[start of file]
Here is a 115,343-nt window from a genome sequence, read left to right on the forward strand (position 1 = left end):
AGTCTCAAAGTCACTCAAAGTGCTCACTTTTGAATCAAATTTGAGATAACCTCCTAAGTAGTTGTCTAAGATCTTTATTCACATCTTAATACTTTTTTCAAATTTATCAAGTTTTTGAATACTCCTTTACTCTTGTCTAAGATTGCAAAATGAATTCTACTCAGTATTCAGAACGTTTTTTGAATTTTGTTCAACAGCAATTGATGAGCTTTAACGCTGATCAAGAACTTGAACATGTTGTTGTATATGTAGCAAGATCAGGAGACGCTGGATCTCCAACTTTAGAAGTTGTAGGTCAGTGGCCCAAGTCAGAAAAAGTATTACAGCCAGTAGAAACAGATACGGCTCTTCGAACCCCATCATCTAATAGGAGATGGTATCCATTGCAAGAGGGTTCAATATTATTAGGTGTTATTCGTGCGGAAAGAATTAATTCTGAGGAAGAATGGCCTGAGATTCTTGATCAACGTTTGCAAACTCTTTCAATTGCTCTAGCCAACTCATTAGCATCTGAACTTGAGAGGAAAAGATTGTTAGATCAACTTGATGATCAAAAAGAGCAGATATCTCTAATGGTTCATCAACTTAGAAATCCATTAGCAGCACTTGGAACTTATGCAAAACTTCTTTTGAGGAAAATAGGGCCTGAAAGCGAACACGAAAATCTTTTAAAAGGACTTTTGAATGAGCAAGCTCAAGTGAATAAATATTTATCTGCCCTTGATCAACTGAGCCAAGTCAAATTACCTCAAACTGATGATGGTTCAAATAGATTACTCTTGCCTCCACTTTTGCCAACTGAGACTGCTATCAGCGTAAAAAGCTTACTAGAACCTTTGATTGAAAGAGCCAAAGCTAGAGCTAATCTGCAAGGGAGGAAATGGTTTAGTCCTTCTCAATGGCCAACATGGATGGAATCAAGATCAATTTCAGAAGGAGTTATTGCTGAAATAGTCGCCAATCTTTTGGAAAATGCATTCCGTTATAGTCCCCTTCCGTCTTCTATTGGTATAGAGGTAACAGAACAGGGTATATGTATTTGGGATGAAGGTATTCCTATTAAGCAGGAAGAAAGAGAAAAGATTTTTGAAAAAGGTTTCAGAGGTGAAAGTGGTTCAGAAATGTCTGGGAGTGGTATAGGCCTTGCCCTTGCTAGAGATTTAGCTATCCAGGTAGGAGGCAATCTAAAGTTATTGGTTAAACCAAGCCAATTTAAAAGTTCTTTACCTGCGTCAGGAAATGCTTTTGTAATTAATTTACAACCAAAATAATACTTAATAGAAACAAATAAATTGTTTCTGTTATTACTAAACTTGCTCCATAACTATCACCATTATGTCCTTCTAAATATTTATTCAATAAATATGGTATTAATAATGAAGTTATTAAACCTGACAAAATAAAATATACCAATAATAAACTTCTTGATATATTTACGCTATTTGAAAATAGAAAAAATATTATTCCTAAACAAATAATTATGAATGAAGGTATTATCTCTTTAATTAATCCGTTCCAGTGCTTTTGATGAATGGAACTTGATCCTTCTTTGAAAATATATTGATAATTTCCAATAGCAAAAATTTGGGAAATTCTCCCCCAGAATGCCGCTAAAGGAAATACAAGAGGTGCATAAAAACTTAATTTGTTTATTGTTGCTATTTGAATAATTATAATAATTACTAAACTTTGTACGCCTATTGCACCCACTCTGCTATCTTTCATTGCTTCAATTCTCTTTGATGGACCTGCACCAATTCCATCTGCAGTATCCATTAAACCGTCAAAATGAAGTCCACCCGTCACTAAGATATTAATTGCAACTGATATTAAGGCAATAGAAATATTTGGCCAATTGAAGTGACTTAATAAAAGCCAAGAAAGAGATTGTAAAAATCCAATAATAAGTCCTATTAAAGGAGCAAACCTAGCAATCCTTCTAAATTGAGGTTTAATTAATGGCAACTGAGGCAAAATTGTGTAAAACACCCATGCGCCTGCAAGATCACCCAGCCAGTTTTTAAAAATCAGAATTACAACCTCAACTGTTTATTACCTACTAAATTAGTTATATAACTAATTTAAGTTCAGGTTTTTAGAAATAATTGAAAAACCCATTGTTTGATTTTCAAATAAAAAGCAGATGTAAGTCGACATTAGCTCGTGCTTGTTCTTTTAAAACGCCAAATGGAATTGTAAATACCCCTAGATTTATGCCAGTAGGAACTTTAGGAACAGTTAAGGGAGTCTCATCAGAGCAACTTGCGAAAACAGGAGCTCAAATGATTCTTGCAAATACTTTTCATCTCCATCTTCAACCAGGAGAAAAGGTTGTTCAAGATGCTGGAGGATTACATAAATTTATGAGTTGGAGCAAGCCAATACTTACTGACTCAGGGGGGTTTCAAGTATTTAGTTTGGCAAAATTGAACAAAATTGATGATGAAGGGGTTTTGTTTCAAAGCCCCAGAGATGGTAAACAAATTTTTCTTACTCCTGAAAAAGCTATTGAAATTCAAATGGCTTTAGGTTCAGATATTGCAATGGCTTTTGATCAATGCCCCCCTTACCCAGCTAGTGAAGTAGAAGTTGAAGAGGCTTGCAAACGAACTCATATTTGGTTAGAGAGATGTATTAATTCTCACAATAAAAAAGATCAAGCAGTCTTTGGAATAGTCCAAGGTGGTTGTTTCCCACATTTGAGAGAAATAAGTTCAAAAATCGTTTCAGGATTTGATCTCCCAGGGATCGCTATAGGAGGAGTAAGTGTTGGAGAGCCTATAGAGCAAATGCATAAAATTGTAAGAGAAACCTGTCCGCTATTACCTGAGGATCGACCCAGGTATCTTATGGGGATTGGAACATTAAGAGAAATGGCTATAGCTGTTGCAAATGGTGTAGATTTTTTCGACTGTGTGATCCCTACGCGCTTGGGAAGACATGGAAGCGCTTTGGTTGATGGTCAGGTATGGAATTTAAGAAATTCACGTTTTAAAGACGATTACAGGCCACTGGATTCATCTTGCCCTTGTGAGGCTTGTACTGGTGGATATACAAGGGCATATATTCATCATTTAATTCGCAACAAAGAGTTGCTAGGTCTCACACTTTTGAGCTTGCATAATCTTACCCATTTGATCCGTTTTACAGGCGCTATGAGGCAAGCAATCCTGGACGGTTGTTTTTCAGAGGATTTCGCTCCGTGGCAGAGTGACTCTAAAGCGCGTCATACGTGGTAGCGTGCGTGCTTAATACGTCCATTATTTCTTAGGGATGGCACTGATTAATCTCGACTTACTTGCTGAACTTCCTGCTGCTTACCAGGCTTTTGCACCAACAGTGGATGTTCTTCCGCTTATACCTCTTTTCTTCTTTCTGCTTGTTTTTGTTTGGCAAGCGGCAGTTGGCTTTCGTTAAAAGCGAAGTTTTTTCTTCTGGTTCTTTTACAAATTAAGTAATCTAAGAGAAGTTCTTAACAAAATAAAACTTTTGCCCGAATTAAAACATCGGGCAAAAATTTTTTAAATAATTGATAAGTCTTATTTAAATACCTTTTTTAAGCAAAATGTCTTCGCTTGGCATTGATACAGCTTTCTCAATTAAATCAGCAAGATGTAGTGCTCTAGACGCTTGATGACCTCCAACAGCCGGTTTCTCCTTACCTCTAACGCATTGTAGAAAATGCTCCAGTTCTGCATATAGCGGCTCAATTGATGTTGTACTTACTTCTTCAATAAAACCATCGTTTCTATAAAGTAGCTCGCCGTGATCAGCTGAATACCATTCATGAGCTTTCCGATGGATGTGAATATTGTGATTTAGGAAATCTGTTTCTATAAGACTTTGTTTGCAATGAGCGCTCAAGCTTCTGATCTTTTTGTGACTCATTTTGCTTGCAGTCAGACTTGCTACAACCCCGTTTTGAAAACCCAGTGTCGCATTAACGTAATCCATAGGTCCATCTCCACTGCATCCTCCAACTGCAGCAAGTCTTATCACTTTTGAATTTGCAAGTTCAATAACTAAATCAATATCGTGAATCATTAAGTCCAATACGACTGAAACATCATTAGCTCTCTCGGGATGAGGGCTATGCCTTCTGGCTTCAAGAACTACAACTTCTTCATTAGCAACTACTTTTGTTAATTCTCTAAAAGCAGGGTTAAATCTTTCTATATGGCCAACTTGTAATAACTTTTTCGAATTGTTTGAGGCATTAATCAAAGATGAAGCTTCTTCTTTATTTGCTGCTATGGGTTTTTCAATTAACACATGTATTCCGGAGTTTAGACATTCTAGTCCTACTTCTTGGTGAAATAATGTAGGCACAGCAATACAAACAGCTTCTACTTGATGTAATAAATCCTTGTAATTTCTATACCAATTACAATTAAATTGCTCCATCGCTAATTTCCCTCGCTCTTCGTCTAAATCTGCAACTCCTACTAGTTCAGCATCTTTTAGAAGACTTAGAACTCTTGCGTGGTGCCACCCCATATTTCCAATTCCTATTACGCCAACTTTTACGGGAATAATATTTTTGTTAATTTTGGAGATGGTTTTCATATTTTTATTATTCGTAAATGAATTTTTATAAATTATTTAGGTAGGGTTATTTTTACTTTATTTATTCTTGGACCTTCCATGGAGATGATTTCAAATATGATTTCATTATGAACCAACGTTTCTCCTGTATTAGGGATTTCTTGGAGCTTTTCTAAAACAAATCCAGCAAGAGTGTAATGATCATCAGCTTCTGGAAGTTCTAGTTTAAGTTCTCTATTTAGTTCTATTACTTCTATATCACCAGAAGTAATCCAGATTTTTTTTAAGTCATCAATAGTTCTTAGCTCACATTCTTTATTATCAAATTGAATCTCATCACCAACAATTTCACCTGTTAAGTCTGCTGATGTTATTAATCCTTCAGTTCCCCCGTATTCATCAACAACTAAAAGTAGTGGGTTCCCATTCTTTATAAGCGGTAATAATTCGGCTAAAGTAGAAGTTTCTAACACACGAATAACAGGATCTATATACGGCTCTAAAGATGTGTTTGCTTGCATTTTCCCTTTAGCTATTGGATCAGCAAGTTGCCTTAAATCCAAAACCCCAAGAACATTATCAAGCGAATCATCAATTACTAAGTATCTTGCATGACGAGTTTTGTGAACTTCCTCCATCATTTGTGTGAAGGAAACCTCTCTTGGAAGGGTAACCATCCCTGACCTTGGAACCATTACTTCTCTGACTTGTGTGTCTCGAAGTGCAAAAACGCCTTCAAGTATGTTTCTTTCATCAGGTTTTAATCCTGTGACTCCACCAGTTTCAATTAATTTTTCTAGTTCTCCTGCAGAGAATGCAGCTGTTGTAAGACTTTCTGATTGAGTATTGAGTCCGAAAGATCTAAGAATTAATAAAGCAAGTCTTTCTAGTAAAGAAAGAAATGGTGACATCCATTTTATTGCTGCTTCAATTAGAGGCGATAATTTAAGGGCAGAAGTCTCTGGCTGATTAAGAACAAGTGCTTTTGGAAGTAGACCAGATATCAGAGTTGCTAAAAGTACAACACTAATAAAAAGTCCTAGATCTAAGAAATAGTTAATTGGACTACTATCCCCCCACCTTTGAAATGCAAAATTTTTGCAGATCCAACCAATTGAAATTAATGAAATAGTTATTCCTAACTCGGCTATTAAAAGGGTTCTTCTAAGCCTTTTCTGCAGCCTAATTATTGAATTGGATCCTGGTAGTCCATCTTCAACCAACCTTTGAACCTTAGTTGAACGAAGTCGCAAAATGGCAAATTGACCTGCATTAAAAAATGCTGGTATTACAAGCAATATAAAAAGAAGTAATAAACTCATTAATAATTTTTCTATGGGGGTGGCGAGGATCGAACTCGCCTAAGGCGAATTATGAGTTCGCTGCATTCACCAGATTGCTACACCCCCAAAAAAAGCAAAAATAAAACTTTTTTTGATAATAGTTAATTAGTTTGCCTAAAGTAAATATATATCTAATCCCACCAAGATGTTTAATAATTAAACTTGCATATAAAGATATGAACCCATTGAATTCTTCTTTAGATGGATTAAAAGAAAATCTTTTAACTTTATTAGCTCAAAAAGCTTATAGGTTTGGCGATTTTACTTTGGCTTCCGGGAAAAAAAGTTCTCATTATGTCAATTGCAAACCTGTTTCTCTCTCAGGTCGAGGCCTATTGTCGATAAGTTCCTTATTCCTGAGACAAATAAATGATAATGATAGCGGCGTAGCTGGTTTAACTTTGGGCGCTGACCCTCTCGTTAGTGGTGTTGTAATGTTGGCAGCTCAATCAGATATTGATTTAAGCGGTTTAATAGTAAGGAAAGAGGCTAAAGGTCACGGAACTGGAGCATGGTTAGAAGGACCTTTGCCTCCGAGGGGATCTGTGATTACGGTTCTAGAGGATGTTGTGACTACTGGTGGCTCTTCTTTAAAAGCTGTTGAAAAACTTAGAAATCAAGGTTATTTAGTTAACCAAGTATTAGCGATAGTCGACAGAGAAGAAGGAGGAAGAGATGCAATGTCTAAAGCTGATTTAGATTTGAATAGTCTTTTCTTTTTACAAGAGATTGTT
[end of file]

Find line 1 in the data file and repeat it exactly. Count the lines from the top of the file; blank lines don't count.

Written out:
Here is a 115,343-nt window from a genome sequence, read left to right on the forward strand (position 1 = left end):